Disclosure :: this post is sponsored by Louise S. McGehee School.
When parents consider schools for their children, one of their first questions is: Where do your students go to college? Even for parents of prospective Pre-K girls, that’s a valid question. It is important to know from the start where this journey is going to take you and your daughter.
The Benefits of Single-Sex Education
What are the benefits of single-sex education is often the second question. Solid evidence of the effectiveness of girls’ schools can be found on the National Coalition of Girls’ Schools website, including research documented by University of California, Los Angeles, (UCLA) and the High School Survey of Student Engagement (HSSSE) conducted by the Center for Evaluation and Education Policy (CEEP) at Indiana University.
To answer these two very important questions, our graduates explain their McGehee journey best.
A graduate of the Class of 2015 and now a sophomore at Stanford University recently wrote, “It is difficult to describe the impact that going to McGehee had on me as an individual. It increased my confidence, gave me some of the most important relationships in my life, and allowed me to go through school with happiness and joy.”
Being at an all-girls’ school contributed to her success.
“Learning in an all girls’ environment made me feel closer to my classmates, the school community, and the subjects that I was learning. I was able to be incredibly involved and learn at a high level because McGehee is truly a special place and I was able to make my experience there exactly what I wanted it to be.”
Having an engaged, working relationship with faculty who are committed to our mission is another advantage that McGehee students take with them into their college experiences. Now a freshman at Georgetown University, a member of the Class of 2016 recently emailed her music teacher to thank her for “being a part of my music education and encouraging me to keep doing this.”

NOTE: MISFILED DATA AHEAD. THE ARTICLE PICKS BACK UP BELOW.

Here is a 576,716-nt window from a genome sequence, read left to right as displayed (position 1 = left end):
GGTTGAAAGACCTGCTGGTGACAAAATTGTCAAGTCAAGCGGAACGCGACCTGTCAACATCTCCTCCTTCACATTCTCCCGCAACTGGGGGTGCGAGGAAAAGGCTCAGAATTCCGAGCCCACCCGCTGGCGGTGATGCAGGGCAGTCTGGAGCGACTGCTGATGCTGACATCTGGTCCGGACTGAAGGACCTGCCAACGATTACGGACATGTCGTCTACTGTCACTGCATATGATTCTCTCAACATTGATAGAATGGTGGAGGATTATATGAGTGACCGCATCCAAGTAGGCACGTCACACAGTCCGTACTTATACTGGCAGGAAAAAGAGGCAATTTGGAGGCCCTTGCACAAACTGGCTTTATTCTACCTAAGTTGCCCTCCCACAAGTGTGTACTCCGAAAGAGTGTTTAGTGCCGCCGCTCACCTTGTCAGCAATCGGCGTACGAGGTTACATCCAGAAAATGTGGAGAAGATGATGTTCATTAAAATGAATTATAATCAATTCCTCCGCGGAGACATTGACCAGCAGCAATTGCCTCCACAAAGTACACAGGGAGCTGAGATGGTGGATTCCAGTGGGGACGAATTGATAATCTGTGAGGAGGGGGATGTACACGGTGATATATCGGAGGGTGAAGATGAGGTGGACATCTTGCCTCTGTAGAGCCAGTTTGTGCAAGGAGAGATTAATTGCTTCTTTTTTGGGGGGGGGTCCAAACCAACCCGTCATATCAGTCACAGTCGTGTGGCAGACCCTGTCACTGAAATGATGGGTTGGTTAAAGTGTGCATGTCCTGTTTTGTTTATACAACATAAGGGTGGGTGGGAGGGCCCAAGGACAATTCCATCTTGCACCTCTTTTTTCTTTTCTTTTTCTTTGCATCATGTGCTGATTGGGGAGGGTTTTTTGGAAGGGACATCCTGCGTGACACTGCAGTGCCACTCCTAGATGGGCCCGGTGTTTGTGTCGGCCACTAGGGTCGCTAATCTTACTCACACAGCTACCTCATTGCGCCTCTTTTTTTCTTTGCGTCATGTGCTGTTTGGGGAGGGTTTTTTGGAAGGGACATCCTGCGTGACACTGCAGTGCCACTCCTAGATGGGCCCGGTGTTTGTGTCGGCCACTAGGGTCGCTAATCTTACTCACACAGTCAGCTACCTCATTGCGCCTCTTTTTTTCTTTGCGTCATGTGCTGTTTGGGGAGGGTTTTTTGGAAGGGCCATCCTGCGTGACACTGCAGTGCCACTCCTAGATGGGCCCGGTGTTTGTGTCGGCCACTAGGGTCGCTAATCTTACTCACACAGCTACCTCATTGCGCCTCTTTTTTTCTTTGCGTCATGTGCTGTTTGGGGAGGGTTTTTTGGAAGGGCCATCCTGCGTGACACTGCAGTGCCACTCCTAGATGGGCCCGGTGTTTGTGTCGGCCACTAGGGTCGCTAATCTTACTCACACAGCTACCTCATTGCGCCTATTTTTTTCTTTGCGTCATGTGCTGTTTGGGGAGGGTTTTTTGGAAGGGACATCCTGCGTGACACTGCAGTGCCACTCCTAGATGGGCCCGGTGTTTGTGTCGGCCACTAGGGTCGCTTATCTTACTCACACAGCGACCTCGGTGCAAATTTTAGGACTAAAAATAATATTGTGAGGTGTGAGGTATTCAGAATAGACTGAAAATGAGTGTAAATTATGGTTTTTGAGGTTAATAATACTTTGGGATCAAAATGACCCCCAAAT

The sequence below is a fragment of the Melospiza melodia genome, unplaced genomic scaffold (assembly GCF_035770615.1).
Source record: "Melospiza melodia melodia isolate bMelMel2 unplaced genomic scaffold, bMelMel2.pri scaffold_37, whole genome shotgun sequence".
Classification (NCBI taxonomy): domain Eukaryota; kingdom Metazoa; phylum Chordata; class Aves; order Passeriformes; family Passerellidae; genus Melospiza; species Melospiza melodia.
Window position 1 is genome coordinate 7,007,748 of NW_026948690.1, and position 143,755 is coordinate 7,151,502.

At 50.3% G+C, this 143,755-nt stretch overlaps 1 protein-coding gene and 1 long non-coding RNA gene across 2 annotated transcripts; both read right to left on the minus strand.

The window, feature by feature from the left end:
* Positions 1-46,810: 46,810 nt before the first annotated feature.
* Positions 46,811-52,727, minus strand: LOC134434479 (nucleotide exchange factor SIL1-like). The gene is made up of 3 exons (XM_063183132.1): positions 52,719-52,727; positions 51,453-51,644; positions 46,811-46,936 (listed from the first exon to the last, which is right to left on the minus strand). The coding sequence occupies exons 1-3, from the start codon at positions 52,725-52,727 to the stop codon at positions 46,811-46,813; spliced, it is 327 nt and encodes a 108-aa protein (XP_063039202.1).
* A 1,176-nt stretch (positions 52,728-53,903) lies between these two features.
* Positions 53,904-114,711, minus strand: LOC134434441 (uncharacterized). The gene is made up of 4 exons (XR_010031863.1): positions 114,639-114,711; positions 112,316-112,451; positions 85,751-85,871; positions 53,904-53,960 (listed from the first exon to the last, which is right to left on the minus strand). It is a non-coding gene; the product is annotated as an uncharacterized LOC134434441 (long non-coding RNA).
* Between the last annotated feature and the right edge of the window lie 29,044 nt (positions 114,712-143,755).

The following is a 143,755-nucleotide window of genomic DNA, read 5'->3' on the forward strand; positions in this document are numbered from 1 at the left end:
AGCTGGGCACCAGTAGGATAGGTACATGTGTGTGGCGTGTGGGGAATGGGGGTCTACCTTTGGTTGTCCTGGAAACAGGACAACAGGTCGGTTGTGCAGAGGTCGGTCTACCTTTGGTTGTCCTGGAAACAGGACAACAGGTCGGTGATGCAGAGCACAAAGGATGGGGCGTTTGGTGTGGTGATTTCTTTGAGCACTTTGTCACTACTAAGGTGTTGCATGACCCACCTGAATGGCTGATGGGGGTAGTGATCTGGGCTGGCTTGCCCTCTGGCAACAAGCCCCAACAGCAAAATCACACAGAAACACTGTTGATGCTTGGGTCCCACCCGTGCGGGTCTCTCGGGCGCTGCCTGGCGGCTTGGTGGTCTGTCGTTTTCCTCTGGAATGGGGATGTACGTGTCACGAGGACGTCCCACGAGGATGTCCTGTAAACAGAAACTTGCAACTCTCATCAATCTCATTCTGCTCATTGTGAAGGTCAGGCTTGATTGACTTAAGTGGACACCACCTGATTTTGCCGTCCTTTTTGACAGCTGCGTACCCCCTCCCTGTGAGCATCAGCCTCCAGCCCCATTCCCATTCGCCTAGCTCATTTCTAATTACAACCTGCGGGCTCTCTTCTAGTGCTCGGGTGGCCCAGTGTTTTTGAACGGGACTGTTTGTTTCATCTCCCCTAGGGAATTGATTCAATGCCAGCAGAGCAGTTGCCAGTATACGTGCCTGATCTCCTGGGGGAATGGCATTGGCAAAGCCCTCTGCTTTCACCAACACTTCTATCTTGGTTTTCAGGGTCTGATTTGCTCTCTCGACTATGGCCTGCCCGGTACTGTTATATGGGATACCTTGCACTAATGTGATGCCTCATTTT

“This” led her to try out as a freshman for The Georgetown University Concert Choir, the university’s largest audition choir. She succeeded. Recently the choir performed at the Kennedy Center in Washington, D.C. at the request of Secretary of State, John Kerry, under the direction of Eric Whitacre, grammy-winning composer and conductor. They performed one of Whitacre’s most famous pieces, “Water Night.” “I wasn’t nervous … but it was definitely a rush to listen to the Secretary of State introduce your choir and to see him in the third row of the audience when the curtain came up. “
How does a young woman who literally grew up on one small campus the size of a city block try out for the most prestigious choir at a large co-ed university and then step with confidence onto the stage in the nation’s capital? “I was taught at McGehee to speak my mind, to articulate myself and to write well, which I think made my transition to college much easier than some of my peers here. Even though I went to McGehee for fourteen years, the transition to a large co-ed school was fairly easy for me, because my McGehee education helped me learn the self-confidence to define myself in any room I enter. “
“We weren’t allowed to just blend in in high school, and the mentality of individualism that I learned at McGehee has made it much easier for me to take risks and define myself in a new and sometimes intimidating space,” she continued.
McGehee’s Mentorship Program
McGehee’s Mentorship Program is another means McGehee students have to distinguish themselves. Now a freshman at the University of Southern California (USC), another student from the Class of 2016 who took advantage of McGehee’s Mentorship Program said she and her classmates used their mentorships to explore a topic of interest in greater depth under the guidance of their faculty mentor.“At the end, I said, Wow, this is totally what I want to do. Not only did it help me pick my major, but I am only one of 12 freshmen at USC who got into this class related to my major.”
The portrait of a McGehee graduate is a reflection of our mission, our challenging yet supportive faculty and curriculum, our attention to our students’ well-being, and our customized learning. McGehee girls leave our small, all-girls’ environment, heading across the country to top-notch colleges and universities, large and small, public and private, and largely co-ed. They come back to campus, excited to tell us how well prepared they were for college. As our Headmistress Eileen Powers always says, “you don’t send your daughter to an all girls’ school to cloister her, you send her to an all girls’ school to empower her.”